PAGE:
Televisions are some of the trickiest items to store inside a self-storage unit.

They’re often the size of furniture and appliances, but they’re much less sturdy. A TV has a full face of fragile glass that can be ruined by a single scratch. It also has complex interior electronic components that are vulnerable to temperature and humidity. In addition, TVs often are quite heavy. Meanwhile, modern flat screen TVs are wide and thin, making it nearly impossible to put one in a standard moving box.

But don’t worry. With a few extra precautions and handy tricks, you’ll be sure your TV returns from your storage unit in tip-top shape. Here’s a quick rundown on how to store your television, followed by detailed storage tips.

How to Store a TV the Right Way

  1. Clean your TV using a microfiber cloth.
  2. Remove the stand (if your television has one).
  3. Ideally you’ll want to pack the TV set in the original box with the original foam packing inserts.
  4. Avoid humidity and extreme temperatures.
  5. Place the TV upright – NEVER store screen down or in any way that puts pressure on the screen.


The one thing you’ll want to do before boxing up your TV for storage is to clean it thoroughly. Your biggest enemy here is dust. Large amounts of dust can get inside your TV’s air vents and muck up the internal parts.

Even a small amount of dust can scratch your TV’s screen—just by sitting there. When moving, you’ll inevitably cause friction against your screen, and any dust between the screen and whatever is rubbing against it can create thousands of tiny scratches that will ruin your screen’s clarity.

  • Storage tip: To remove dust, use either a compressed air duster (the kind that comes in a can and often is used on keyboards) or a very soft cloth, made either of microfiber or cotton.


This can be the easiest step in safely storing your TV–if you still have the original packaging, complete with protective covers, Styrofoam padding inserts, and that perfectly sized TV box you brought it home in. If not, packing your TV the right way is going to be much harder.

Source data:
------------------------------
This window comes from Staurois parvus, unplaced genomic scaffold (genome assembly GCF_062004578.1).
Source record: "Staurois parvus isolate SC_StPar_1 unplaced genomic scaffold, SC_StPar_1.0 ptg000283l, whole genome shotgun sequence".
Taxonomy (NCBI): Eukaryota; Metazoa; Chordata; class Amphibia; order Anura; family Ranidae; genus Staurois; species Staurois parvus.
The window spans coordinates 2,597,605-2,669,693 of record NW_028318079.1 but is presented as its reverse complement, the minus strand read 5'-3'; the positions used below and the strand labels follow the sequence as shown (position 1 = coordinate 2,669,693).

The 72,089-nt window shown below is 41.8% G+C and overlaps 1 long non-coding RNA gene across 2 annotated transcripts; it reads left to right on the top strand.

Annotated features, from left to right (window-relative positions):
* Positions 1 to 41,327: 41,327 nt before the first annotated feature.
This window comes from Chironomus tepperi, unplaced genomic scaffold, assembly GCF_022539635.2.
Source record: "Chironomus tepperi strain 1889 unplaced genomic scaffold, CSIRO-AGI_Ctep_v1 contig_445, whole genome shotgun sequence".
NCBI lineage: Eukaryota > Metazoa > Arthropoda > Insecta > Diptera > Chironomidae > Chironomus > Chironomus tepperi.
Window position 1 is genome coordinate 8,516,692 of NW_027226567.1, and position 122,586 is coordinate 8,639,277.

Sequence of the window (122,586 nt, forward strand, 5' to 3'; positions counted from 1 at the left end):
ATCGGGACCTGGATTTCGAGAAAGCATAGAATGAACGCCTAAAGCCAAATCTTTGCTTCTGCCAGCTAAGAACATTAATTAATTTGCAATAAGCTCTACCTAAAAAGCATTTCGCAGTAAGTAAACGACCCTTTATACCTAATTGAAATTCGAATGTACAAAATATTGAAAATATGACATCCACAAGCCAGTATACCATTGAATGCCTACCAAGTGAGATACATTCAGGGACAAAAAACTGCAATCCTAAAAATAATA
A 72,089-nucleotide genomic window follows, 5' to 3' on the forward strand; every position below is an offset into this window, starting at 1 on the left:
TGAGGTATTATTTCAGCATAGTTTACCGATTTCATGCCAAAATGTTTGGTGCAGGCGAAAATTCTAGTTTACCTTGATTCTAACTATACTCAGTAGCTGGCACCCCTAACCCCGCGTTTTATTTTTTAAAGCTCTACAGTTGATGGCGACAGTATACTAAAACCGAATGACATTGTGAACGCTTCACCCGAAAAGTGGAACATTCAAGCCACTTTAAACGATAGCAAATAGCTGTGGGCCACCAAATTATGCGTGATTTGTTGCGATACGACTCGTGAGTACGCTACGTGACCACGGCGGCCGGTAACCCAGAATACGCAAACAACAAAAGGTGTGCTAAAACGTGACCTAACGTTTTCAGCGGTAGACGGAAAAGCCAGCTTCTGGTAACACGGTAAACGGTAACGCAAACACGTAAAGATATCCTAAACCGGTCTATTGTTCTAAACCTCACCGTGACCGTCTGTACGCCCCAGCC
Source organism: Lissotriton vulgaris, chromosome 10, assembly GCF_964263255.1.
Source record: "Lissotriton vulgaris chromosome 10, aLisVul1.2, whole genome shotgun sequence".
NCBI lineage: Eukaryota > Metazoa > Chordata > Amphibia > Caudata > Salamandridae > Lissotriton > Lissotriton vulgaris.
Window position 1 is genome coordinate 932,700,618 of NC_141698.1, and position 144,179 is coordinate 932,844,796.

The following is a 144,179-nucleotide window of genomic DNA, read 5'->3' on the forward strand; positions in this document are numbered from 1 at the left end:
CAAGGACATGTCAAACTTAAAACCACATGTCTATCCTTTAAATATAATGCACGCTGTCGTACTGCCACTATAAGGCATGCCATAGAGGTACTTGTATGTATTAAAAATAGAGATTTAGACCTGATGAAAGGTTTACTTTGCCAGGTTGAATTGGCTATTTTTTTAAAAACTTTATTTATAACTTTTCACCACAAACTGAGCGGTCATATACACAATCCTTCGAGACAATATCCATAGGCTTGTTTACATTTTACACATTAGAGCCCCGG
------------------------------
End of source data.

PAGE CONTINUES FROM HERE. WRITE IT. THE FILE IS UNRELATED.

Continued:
Without the Original Box

If you don’t have the original box the TV came in, fear not. You just have to take the additional steps below to secure your precious big screen TV.

  1. Protect the screen. You can buy a properly sized heavy-duty dust cover to protect your TV, but these covers can be expensive. The best option using household packing materials is to wrap your TV in soft, thick blankets or comforters.  Avoid any blankets with hard or rough parts like buttons, zippers or rough thread making contact with the screen.
  2. Secure the padding. The best way to secure the padding is with plastic stretch film wrapped in several layers around your television set.
  3. Pack in box. Once swaddled in blankets, you’ll still probably want to slide your TV into a cardboard box, as blankets won’t protect your TV screen from the hardest hits in the way thick cardboard will.
  4. Add extra packing as necessary. Adding styrofoam peanuts, bubble wrap, foam wrap, or balled up paper are never bad ideas for extra protection, as long as the TV first is wrapped well in a blanket or dust sleeve. If you’re set wiggles back in forth while inside the box, you should add additional packaging materials to keep it from moving.

All About TV Boxes